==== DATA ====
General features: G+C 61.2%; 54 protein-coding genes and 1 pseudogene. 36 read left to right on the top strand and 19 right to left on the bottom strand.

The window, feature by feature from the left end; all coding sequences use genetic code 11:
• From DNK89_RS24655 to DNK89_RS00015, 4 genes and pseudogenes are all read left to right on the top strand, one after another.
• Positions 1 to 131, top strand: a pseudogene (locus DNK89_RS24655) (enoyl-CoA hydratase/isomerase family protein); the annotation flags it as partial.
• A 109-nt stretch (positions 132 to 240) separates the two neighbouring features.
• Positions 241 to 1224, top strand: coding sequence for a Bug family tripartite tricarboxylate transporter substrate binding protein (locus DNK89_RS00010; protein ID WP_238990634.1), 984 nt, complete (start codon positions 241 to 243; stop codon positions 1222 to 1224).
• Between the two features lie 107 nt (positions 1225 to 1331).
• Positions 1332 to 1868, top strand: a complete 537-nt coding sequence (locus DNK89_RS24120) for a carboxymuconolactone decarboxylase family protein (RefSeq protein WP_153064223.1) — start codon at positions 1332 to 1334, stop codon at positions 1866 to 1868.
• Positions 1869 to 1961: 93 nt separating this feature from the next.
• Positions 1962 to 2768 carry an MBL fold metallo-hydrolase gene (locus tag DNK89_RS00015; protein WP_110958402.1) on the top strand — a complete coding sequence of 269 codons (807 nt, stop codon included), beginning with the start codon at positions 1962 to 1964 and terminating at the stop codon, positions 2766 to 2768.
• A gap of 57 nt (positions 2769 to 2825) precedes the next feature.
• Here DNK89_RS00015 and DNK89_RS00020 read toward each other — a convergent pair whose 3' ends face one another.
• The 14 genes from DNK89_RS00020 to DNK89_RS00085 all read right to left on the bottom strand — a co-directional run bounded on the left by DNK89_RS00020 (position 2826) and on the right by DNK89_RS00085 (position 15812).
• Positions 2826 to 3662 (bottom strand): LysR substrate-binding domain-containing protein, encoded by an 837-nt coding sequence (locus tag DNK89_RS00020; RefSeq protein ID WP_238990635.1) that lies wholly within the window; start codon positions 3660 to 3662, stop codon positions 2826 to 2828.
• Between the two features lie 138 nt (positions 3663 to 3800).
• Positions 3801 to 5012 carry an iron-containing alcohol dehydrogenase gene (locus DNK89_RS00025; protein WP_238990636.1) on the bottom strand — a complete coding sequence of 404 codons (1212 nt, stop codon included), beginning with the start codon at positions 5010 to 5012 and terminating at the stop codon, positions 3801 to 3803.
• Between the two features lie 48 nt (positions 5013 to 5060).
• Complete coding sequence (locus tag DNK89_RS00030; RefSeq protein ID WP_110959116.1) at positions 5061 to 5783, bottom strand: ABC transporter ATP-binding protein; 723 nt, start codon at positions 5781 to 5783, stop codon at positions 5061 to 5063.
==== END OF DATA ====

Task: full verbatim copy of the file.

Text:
General features: G+C 61.2%; 54 protein-coding genes and 1 pseudogene. 36 read left to right on the top strand and 19 right to left on the bottom strand.

The window, feature by feature from the left end; all coding sequences use genetic code 11:
• From DNK89_RS24655 to DNK89_RS00015, 4 genes and pseudogenes are all read left to right on the top strand, one after another.
• Positions 1 to 131, top strand: a pseudogene (locus DNK89_RS24655) (enoyl-CoA hydratase/isomerase family protein); the annotation flags it as partial.
• A 109-nt stretch (positions 132 to 240) separates the two neighbouring features.
• Positions 241 to 1224, top strand: coding sequence for a Bug family tripartite tricarboxylate transporter substrate binding protein (locus DNK89_RS00010; protein ID WP_238990634.1), 984 nt, complete (start codon positions 241 to 243; stop codon positions 1222 to 1224).
• Between the two features lie 107 nt (positions 1225 to 1331).
• Positions 1332 to 1868, top strand: a complete 537-nt coding sequence (locus DNK89_RS24120) for a carboxymuconolactone decarboxylase family protein (RefSeq protein WP_153064223.1) — start codon at positions 1332 to 1334, stop codon at positions 1866 to 1868.
• Positions 1869 to 1961: 93 nt separating this feature from the next.
• Positions 1962 to 2768 carry an MBL fold metallo-hydrolase gene (locus tag DNK89_RS00015; protein WP_110958402.1) on the top strand — a complete coding sequence of 269 codons (807 nt, stop codon included), beginning with the start codon at positions 1962 to 1964 and terminating at the stop codon, positions 2766 to 2768.
• A gap of 57 nt (positions 2769 to 2825) precedes the next feature.
• Here DNK89_RS00015 and DNK89_RS00020 read toward each other — a convergent pair whose 3' ends face one another.
• The 14 genes from DNK89_RS00020 to DNK89_RS00085 all read right to left on the bottom strand — a co-directional run bounded on the left by DNK89_RS00020 (position 2826) and on the right by DNK89_RS00085 (position 15812).
• Positions 2826 to 3662 (bottom strand): LysR substrate-binding domain-containing protein, encoded by an 837-nt coding sequence (locus tag DNK89_RS00020; RefSeq protein ID WP_238990635.1) that lies wholly within the window; start codon positions 3660 to 3662, stop codon positions 2826 to 2828.
• Between the two features lie 138 nt (positions 3663 to 3800).
• Positions 3801 to 5012 carry an iron-containing alcohol dehydrogenase gene (locus DNK89_RS00025; protein WP_238990636.1) on the bottom strand — a complete coding sequence of 404 codons (1212 nt, stop codon included), beginning with the start codon at positions 5010 to 5012 and terminating at the stop codon, positions 3801 to 3803.
• Between the two features lie 48 nt (positions 5013 to 5060).
• Complete coding sequence (locus tag DNK89_RS00030; RefSeq protein ID WP_110959116.1) at positions 5061 to 5783, bottom strand: ABC transporter ATP-binding protein; 723 nt, start codon at positions 5781 to 5783, stop codon at positions 5061 to 5063.